Inspired by this breakaway group, somebody else appeared with a guitar in The Shebeen and started what can only be called the first Sea Shanty jamming session in the West of Ireland. Meanwhile Jacqueline and I were inside in the tepees on the main dance floor busting our moves to Paolo Nutini as we rocked the floor for our first dance. 

And that moment we knew we’d succeeded. We’re created an environment where our guests and our musicians had taken over our wedding. We were embracing the madness. The lunatics were running the asylum and the wedding was no longer something we controlled. It was now an experience that was being perpetuated by our guests.

We partied long into the night. After the band, we had a DJ. After the DJ, we had a trad band. There was plenty of Guinness poured and between all the guests that day we polished off over seventeen litres of Hendricks Gin. And at six o’clock in the morning as the sun was about to come up, one of the trad lads looked and me and said, “I think it’s time.” And I look at him and I replied, “I think you’re right.”

We bundled our guests into taxis that ferried them back to the hotel. The trad band slept on couches in Jacqueline’s home house and we cooked them a full Irish breakfast the following morning. We all woke up with pounding headaches and plenty of stories.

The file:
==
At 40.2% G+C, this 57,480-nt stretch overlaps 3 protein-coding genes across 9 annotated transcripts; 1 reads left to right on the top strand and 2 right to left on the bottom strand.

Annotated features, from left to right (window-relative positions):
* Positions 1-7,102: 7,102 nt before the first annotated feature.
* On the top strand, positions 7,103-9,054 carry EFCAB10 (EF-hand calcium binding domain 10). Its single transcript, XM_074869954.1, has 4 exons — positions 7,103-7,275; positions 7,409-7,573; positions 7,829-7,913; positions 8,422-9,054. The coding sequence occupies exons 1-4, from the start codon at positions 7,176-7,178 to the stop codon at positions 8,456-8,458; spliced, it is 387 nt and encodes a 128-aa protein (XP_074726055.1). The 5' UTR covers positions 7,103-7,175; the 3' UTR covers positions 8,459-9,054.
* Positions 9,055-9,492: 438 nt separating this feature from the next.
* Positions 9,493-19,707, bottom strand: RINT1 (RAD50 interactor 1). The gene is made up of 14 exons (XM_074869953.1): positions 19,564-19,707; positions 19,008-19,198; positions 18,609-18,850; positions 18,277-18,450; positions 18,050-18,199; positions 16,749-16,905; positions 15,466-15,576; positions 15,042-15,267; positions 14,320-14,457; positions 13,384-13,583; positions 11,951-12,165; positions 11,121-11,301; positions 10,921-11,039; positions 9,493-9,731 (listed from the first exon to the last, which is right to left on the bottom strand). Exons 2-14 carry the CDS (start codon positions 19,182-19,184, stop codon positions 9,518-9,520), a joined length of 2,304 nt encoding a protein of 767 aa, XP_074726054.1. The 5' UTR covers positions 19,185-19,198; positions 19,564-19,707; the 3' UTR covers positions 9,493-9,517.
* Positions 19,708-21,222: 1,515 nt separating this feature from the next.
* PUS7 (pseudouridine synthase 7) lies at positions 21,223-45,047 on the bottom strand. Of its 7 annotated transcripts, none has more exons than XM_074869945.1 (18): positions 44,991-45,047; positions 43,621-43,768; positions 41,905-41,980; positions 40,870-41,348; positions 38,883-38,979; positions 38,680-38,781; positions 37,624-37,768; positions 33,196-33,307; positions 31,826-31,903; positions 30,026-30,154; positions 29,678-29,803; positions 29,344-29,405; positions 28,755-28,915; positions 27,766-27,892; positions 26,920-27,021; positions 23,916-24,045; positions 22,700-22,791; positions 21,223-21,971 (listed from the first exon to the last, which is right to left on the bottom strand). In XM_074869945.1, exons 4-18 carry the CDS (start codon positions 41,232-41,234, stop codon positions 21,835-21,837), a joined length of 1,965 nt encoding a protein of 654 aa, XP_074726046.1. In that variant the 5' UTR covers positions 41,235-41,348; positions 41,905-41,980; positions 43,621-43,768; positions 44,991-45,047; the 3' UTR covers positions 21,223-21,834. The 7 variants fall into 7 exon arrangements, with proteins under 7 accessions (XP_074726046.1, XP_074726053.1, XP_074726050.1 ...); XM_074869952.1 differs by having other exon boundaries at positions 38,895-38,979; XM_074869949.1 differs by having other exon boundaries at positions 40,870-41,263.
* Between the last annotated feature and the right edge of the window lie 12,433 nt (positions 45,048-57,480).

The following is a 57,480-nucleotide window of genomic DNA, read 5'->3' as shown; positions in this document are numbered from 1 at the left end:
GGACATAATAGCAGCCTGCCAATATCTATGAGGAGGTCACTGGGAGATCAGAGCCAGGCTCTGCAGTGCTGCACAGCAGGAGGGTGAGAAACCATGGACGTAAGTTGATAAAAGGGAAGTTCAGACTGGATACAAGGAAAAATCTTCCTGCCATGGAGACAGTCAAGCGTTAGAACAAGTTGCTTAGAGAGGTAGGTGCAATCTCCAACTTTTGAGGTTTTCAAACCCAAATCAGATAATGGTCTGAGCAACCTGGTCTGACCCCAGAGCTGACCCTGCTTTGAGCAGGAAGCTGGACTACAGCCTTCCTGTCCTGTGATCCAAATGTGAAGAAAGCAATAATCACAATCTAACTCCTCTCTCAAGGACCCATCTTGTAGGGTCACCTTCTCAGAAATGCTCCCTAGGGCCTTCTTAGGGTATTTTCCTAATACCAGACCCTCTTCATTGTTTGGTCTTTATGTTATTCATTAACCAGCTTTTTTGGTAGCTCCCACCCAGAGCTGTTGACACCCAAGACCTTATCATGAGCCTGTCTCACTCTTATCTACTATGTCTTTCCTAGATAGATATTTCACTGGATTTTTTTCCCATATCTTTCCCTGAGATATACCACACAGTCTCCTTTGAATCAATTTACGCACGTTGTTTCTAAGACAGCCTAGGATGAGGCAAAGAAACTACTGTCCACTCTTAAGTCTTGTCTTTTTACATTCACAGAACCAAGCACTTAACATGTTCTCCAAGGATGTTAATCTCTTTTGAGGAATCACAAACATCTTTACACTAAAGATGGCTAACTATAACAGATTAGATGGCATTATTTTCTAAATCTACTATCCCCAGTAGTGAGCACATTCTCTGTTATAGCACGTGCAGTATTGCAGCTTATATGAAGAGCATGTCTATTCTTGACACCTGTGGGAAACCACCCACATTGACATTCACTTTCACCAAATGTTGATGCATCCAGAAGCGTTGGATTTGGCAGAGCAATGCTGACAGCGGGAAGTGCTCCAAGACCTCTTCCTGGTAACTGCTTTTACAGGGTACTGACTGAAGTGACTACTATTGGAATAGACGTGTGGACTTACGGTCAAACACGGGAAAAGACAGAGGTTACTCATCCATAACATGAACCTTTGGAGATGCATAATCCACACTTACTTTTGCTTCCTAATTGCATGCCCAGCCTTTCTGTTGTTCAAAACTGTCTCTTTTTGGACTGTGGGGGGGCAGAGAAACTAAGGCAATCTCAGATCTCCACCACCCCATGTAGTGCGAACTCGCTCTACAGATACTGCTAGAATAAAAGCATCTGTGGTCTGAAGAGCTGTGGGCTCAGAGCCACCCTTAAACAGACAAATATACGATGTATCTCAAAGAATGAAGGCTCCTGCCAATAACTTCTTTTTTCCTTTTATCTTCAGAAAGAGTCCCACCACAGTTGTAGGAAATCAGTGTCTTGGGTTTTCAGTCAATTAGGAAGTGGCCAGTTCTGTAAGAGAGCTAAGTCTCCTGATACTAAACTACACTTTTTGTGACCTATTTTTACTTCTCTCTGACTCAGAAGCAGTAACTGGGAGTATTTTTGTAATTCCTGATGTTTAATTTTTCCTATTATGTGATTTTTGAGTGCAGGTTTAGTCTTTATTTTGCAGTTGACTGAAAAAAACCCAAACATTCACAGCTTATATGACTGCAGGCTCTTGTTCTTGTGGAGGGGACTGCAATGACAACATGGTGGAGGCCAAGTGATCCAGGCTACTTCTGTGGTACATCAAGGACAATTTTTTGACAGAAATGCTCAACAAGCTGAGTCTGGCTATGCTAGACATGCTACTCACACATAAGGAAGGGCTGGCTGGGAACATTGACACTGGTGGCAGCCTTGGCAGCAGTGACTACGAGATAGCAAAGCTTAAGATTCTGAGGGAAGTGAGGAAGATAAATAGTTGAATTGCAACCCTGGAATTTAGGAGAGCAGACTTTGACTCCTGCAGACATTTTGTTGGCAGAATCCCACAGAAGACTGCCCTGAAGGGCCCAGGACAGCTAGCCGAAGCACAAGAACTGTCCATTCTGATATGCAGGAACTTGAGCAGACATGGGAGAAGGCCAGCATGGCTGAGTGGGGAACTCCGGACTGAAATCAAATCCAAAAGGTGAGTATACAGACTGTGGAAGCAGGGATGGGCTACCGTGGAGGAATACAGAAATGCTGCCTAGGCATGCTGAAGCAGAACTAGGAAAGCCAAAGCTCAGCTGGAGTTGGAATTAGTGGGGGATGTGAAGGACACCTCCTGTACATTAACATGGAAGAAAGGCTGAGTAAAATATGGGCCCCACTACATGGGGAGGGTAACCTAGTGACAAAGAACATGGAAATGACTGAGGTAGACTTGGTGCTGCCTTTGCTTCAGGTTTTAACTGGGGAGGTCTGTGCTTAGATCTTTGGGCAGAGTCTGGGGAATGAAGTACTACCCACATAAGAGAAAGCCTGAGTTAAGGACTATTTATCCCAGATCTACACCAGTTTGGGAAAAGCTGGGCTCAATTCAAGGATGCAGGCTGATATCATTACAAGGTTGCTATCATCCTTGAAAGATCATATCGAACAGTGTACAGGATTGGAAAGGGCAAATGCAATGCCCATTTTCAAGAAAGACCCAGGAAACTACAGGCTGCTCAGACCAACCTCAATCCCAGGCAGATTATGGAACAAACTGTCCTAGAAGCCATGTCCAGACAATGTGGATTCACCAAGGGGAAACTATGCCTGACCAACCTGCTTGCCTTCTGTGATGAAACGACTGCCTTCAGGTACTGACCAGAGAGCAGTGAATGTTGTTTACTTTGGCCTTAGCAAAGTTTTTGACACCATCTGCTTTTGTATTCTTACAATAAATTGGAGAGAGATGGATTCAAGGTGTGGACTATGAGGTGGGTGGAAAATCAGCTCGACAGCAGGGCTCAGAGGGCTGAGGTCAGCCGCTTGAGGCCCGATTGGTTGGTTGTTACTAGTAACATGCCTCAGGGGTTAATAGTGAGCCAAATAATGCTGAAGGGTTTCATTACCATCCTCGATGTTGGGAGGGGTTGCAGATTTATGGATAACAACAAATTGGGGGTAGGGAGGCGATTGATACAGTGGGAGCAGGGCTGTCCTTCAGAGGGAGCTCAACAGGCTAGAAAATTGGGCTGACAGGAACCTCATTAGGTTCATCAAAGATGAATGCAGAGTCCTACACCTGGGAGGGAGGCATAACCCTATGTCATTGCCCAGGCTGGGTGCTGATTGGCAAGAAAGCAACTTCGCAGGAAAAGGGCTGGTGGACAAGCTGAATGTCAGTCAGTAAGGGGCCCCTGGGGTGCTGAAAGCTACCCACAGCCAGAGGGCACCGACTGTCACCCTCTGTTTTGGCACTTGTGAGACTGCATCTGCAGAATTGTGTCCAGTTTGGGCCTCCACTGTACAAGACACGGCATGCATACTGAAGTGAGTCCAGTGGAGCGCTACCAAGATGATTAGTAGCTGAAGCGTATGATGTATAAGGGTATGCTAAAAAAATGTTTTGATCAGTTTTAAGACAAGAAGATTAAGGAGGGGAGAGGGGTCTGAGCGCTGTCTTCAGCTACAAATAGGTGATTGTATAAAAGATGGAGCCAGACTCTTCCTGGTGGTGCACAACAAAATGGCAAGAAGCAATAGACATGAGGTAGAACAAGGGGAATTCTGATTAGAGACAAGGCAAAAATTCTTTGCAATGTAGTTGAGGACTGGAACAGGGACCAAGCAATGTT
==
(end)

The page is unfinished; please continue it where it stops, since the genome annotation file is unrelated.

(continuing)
That evening I went back up to the tepees and thought about everything that we’d created in the hours gone before. Only then did it dawn on me that within 24 hours everything that we had constructed was going to be dissembled again. That the sheep that occupied this field a week ago were going to return to their home in a week’s time completely oblivious to our wedding. That everything that we had created was going to disappear. That life goes on.

And while that thought made me sad for a moment, my thoughts quickly changed when I realised something else: Only those people that attended our wedding will ever know exactly how it felt. People will see photographs and videos, but only those that shared the experience with us will know how it felt.

We created an experience that people will never forget. Sure, it was a lot of work but it provided us with huge creative rewards when we put it all together and watched it come to life. We were brave. We broke the mould. We created something unique.

At the end of the day, a wedding is the union of two people. On Friday, the 8th of September 2017 I married Jacqueline Nestor and I’m so proud that our first act as husband and wife was to create something so special.

It’s true. We’re both married to innovation.

CongRegation © Eoin Kennedy 2017 eoin at congregation dot ie